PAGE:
History asks fundamental questions about the nature of change over time. History is our collective memory; studying the past reveals the enormous complexity of the human experience and highlights the contingency of our contemporary world. Because no contemporary political, cultural, or economic issue can be understood outside of its historical context, History offers an ideal foundation for students interested in law, medicine, international relations, public policy, and women’s studies, as well as an intellectual complement for students pursuing science and engineering. Indeed, the history major at CWRU, as nationally, is traditionally one of the preferred preparatory paths for admission to law school. Thinking historically means learning how to frame complex problems, sift through multifaceted evidence, and develop carefully argued writing. Our students carry these skills far beyond graduation, pursuing careers in the professions, business, government, as well as advanced doctoral study.

Our department has a long and prestigious tradition that stretches back to the origins of Western Reserve University in 1826. Today, our faculty specialize in a range of thematic and regional subjects. We have a strong tradition in the study of social, cultural, legal, policy, and political history, which together constitutes a major component of our graduate program. Our other focus of graduate study—the history of science, technology, the environment, and medicine (STEM)—has its roots in Case’s pioneering graduate program in the history of technology in the late 1950s (the first of its kind in the United States), as well as its role in founding the Society for the History of Technology. Our department also maintains a strong international focus with faculty who specialize in European, Asian, African, and Latin American history.

David Hammack Featured in Newsday Article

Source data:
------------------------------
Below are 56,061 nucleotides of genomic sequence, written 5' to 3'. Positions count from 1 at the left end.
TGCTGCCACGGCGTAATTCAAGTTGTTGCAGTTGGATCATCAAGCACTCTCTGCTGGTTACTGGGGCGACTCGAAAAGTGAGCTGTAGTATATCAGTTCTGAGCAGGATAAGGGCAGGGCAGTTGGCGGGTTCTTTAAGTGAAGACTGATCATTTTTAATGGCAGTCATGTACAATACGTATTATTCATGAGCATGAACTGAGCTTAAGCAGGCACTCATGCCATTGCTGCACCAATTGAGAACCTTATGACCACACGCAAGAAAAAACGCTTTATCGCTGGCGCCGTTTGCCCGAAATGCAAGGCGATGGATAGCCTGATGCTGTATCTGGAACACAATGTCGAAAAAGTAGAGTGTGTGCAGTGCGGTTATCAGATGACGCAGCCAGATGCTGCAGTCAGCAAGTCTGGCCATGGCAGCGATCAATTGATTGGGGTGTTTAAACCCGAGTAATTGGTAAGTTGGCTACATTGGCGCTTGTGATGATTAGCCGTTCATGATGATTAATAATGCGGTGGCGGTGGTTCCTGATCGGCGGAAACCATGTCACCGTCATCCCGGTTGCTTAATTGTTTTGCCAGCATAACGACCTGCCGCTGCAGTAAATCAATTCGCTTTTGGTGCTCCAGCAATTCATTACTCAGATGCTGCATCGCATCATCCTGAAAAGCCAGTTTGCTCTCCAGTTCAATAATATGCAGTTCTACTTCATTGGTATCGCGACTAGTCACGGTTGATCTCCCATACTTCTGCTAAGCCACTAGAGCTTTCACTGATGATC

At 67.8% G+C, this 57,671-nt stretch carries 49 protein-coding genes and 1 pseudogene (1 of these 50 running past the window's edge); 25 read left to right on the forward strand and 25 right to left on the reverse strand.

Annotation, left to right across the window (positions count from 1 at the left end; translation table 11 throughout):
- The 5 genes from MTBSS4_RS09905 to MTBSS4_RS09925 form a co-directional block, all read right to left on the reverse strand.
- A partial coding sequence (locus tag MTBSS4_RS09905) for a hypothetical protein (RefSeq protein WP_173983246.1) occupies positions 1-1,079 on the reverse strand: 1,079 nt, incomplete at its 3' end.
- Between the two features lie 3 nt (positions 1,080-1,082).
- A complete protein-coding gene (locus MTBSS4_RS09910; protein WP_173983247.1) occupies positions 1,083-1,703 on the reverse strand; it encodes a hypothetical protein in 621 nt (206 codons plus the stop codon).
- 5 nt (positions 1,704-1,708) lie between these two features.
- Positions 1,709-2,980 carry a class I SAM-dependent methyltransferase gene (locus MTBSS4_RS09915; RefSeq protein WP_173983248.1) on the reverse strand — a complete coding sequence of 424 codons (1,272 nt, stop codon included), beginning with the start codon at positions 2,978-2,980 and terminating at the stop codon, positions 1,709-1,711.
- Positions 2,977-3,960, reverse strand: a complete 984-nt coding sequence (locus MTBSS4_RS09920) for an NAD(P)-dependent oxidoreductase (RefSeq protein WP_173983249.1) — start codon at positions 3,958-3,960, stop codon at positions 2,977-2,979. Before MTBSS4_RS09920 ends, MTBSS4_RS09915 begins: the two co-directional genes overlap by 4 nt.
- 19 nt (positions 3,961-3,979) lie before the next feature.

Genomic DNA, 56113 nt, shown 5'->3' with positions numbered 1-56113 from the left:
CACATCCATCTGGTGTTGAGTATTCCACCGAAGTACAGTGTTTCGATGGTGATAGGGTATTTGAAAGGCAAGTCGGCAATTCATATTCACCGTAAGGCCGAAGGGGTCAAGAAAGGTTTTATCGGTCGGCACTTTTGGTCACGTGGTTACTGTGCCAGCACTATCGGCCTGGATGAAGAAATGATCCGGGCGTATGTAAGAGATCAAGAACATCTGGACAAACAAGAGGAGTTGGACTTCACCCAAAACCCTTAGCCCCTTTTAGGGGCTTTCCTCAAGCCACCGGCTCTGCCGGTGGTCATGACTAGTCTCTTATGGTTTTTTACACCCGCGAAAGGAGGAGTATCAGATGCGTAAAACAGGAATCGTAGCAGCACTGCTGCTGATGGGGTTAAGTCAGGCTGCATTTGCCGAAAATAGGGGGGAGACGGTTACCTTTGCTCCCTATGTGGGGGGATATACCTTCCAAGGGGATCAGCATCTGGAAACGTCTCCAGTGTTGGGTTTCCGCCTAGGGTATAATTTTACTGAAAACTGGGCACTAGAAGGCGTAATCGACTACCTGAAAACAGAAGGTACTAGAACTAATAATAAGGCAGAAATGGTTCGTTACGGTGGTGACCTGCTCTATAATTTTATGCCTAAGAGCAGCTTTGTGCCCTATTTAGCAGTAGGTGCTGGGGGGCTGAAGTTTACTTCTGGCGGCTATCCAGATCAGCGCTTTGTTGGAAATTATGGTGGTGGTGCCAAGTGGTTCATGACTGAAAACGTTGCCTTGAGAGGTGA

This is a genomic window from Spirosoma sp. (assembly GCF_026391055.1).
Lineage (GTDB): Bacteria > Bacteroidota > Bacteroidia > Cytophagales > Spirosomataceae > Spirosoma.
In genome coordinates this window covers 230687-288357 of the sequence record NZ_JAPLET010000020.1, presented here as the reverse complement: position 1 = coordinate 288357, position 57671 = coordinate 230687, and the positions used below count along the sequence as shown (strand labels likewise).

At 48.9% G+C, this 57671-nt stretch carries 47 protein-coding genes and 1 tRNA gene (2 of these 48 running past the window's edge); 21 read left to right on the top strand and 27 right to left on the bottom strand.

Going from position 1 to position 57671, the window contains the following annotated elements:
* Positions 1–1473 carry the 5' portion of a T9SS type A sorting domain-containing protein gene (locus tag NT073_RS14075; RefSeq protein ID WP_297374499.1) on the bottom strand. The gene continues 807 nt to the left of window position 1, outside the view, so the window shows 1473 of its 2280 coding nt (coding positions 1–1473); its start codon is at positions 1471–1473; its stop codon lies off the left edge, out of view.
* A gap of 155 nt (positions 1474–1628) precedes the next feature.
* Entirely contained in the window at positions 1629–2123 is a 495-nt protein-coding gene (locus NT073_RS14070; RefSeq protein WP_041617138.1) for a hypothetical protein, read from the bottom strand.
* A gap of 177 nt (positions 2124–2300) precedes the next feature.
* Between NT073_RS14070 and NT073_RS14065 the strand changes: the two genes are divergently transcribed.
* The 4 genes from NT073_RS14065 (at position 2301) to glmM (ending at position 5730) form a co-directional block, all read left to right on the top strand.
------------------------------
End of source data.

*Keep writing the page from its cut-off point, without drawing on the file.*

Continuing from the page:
David Hammack, the Hiram C. Haydn Professor of History Emeritus,  was featured in Newsday recently discussing the formation of modern-day New York City, the result of a massive merger 125 years ago, noting that the new metropolis meant colossal record-keeping headaches for the new city comptroller.



Fourth-year biology and history major wins the nationally-competitive Lynn W. Turner Prize

Nihal Manjila has won the nationally-competitive Lynn W. Turner Prize for best paper by an undergraduate member of Phi Alpha Theta for his paper Substance of Joy: Serotonin Research at the Cleveland Clinic, 1948-1968. Manjila is a fourth-year biology and history major. Phi Alpha Theta is a century-old American honor...

New Student Column About the Importance of Studying History

Observer staff writer Nihal Manjila shares his experiences as a student of history. He writes that while not every person needs to be a history major, everyone can benefit from taking a history course or doing some reading in their free time. It is crucial to be knowledgeable about...

The Daily Celebrates the Accomplishments and Experiences of John Flores

Hispanic Heritage Month takes place each year from Sept. 15 through Oct. 15. Throughout the month, The Daily highlights members of the university community who are of Hispanic heritage to celebrate their accomplishments and shed light on their experiences at CWRU. John Flores is well versed in how the history...

David Hammack Mentioned in Teen Vogue Article on the Nonprofit Industrial Complex

David Hammack, the Hiram C. Haydn Professor of History Emeritus at the College of Arts and Sciences, was referenced recently an article discussing nonprofit organizations as formal, self-governing, voluntary, private organizations that don’t distribute profits and provide a public benefit. The author notes that Hammack's definition covers a range of...

photo of John Grabowski

John Grabowski Featured on Ideastream Public Media

John Grabowski, the Krieger-Mueller Joint Professor in History, was featured on Ideastream Public Media discussing the pronunciation of “Cuyahoga River,” a river that’s drawn people to the region for centuries. “One person has traced it back to its Native American origins and claims that it's ‘Cuya-HO-guh,’ not ‘Cuya-HOG-uh,’” he said....

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